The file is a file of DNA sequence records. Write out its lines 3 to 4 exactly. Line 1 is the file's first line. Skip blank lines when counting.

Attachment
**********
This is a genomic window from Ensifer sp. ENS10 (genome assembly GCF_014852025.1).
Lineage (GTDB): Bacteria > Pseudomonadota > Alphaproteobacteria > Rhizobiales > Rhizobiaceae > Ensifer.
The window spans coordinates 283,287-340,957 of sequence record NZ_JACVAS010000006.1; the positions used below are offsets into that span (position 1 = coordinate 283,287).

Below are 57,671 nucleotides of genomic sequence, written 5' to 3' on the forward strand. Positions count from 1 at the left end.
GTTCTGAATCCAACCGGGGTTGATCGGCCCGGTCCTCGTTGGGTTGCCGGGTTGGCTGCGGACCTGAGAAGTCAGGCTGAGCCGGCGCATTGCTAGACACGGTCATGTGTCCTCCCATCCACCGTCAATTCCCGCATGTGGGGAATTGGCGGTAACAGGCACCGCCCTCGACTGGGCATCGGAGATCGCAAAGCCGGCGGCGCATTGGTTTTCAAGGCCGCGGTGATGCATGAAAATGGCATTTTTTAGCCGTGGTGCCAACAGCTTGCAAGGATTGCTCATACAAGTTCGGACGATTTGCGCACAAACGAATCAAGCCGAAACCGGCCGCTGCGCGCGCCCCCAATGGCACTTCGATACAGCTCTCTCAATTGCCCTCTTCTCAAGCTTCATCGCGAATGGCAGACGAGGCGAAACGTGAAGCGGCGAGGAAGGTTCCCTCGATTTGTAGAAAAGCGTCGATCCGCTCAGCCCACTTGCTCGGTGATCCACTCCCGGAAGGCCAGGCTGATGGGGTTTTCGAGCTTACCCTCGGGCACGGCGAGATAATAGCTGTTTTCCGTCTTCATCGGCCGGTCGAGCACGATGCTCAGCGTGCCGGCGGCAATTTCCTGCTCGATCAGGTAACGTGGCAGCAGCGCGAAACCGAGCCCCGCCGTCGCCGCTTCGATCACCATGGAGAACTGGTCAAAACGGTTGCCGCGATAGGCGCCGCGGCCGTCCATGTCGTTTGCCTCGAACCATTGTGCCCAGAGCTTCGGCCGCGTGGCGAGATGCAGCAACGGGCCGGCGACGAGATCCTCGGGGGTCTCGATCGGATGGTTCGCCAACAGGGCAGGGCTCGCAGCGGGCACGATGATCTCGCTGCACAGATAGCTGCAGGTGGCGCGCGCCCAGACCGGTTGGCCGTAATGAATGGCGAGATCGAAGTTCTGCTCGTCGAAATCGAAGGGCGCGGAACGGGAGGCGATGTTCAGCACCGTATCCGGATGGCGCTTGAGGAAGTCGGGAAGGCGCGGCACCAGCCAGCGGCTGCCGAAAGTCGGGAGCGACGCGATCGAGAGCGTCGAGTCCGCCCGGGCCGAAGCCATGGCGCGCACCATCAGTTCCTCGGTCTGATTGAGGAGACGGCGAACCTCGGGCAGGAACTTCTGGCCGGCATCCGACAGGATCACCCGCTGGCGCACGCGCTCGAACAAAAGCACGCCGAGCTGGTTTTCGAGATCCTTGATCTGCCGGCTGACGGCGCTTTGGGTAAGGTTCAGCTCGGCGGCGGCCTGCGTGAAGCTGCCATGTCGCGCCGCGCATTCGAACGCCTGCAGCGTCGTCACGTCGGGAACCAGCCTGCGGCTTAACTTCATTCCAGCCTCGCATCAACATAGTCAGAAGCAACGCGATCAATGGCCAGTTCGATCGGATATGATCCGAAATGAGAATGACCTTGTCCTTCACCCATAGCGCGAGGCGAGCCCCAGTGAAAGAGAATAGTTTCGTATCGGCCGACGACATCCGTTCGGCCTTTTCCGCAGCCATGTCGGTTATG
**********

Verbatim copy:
The window spans coordinates 283,287-340,957 of sequence record NZ_JACVAS010000006.1; the positions used below are offsets into that span (position 1 = coordinate 283,287).

Below are 57,671 nucleotides of genomic sequence, written 5' to 3' on the forward strand. Positions count from 1 at the left end.